Things to Do

September 19 - 21, 2022 | San Antonio, TX

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The great state of Texas boasts "everything is bigger in Texas".  Below are some of San Antonio's biggest treasures ready for you to explore. In between getting great deals, learning the latest trends and discovering technology advancements in the corrugated industry, be sure to include the rich history, beauty and adventure San Antonio has to offer.


Natural Bridge Caverns and Bracken Cave Bat Conservation

Explore the largest known commercial caverns in the state. These slowly developing caverns welcome you in grand style with a 60' natural limestone slab bridge at the entrance before taking you 180' below the surface.

Join some 20 million Mexican free-tailed bats at Bracken Cave, the home of the largest bat colony in the world and the largest known concentration of mammals. Consider visiting late in the day to experience the emergence of these millions of bats, as they spiral out of the cave at dusk for their nightly insect hunt.


The Alamo

The 1836 battle for the Alamo is remembered as a David vs. Goliath story. A band of badly outnumbered Texans fought against oppression by the Mexico's Santa Anna, holding off the siege long enough for Sam Houston to move the main rebel force east and providing them a rallying cry at the Battle of San Jacinto.



Go on a Mission:

Spanish Governor Palace, Mission San Juan and Mission San Francisco De La Espada

Explore the comandancia for the captains of the military garrison from 1722 until the early 1800s. This National Historic Landmark represents the last visual remnants of the Presidio San Antonio de Béjar.

Mission San Juan Capistrano was founded in 1731 by Spanish Catholics of the Franciscan Order. Located on the eastern banks of the San Antonio River, the settlement was named for a 15th-century theologian and warrior priest who resided in the Abruzzo region of Italy.

Mission San Francisco De La Espada was the first mission in Texas. Founded in 1690, the mission was transferred to the San Antonio River area and renamed Mission San Francisco de la Espada in 1731.

The River Walk

Navigate the history of San Antonio on the 15-mile urban waterway known as Paseo del Rio. It is a San Antonio treasure and the largest urban ecosystem in the nation. Tucked quietly below street level and only steps away from the Alamo.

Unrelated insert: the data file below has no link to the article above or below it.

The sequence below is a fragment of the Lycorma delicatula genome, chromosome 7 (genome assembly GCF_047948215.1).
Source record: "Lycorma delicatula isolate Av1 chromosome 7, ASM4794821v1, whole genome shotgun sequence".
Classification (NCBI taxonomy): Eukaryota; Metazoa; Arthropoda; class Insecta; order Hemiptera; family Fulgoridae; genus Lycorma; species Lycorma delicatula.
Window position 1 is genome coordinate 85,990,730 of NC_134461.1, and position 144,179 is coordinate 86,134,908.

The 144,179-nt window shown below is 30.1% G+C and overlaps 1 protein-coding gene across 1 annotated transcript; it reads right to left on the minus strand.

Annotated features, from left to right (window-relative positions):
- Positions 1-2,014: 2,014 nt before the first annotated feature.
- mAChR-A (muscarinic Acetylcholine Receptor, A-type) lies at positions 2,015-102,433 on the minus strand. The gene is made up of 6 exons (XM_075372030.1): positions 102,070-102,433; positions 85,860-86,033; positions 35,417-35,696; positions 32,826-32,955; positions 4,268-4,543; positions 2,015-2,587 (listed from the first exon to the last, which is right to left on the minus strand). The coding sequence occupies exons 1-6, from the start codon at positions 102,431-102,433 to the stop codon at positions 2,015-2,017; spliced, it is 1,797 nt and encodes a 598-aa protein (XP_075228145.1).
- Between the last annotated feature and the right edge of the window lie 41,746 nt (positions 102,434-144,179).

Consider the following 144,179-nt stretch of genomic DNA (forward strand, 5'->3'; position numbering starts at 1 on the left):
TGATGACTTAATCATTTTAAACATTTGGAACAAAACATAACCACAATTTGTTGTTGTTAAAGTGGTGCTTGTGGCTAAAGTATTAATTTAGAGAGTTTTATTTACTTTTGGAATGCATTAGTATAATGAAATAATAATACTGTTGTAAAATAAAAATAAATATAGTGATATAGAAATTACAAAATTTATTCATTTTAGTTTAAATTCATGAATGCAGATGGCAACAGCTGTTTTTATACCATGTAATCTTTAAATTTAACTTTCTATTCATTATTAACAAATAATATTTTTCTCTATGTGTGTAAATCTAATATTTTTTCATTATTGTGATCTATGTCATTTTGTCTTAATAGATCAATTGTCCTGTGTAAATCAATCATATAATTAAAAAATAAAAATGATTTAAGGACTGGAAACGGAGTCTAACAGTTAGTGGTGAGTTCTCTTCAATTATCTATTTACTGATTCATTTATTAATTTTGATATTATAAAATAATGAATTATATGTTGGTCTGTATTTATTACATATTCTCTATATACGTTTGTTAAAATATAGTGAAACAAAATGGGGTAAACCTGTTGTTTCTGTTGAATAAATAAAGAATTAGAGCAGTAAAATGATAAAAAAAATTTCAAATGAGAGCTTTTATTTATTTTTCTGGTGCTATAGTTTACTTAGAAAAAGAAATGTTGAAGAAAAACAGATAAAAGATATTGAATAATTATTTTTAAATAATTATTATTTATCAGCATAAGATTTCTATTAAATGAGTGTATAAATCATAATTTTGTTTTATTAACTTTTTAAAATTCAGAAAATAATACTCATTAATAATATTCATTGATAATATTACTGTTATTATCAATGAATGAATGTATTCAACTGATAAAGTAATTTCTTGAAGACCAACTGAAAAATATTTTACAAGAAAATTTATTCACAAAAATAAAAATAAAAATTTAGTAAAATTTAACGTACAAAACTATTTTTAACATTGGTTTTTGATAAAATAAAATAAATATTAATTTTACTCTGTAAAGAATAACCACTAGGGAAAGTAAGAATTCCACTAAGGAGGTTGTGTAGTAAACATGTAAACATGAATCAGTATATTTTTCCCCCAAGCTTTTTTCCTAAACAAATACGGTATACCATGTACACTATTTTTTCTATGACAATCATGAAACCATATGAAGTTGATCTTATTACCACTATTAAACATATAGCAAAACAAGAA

HemisFair and Tower of Americas

Home to the 1968 World's Fair, the theme of HemisFair '68, "The Confluence of Civilizations in the Americas," celebrated the many nations which settled the region.

Located in the HemisFair district is the 750' observation tower-restaurant Tower of Americas. The tower was designed by San Antonio architect O'Neil Ford.



 Japanese Tea Garden, Friedrich Wilderness Park, Comanche Lookout and Mitchell Lake Audubon

The San Antonio Japanese Tea Garden, or Sunken Gardens opened in an abandoned limestone rock quarry in the early 20th century and is listed on the U.S. National Register of Historic Places.

Internationally known for bird watching, Friedrich Wilderness Park offers approximately 10 miles of hiking trails with varying degrees of difficulty. It is home for rare birds, terrestrial orchids, steep hills and deep canyons, including two federally listed endangered species of birds: the Black-capped Vireo and the Golden-cheeked Warbler.

Comanche Lookout Park is a 96-acre public park owned by the City of San Antonio. The site includes the fourth highest point in Bexar County with an elevation of 1,340 feet.

Mitchell Lake Audubon Center is a truly unique and beautiful bird haven. It is home to a 1,200-acre natural area consisting of the 600-acre Mitchell Lake, 215 acres of wetlands and ponds and 385 acres of upland habitat.




Institute of Texan Cultures, Ruby City, Briscoe Western Art, Artpace San Antonio and Blue Star Contemporary

Since 1972, the University of Texas at San Antonio (UTSA) Institute of Texan Cultures (ITC) has been the state's primary center for multicultural education, with exhibits, programs, and events like the Texas Folklife Festival, an annual celebration of the many ethnicities that make up the population of Texas.

Ruby City is a contemporary art center dedicated to San Antonio's thriving creative community to experience works by both local and internationally-acclaimed artists.

Briscoe Western Art Museum inspires and educates the public with engaging exhibitions, educational programs, and public events reflective of the region’s rich traditions and shared heritage.

Artpace is a non-profit residency program bringing in one artist from Texas, one from the United States, and one from around the world, to create an original work of art.

Blue Star Contemporary is the longest running non-profit contemporary art space in the city. It was established in 1986 after the success of the Blue Star Exhibition, a show featuring the work of local contemporary artists in the former Blue Star Ice and Cold Storage warehouse.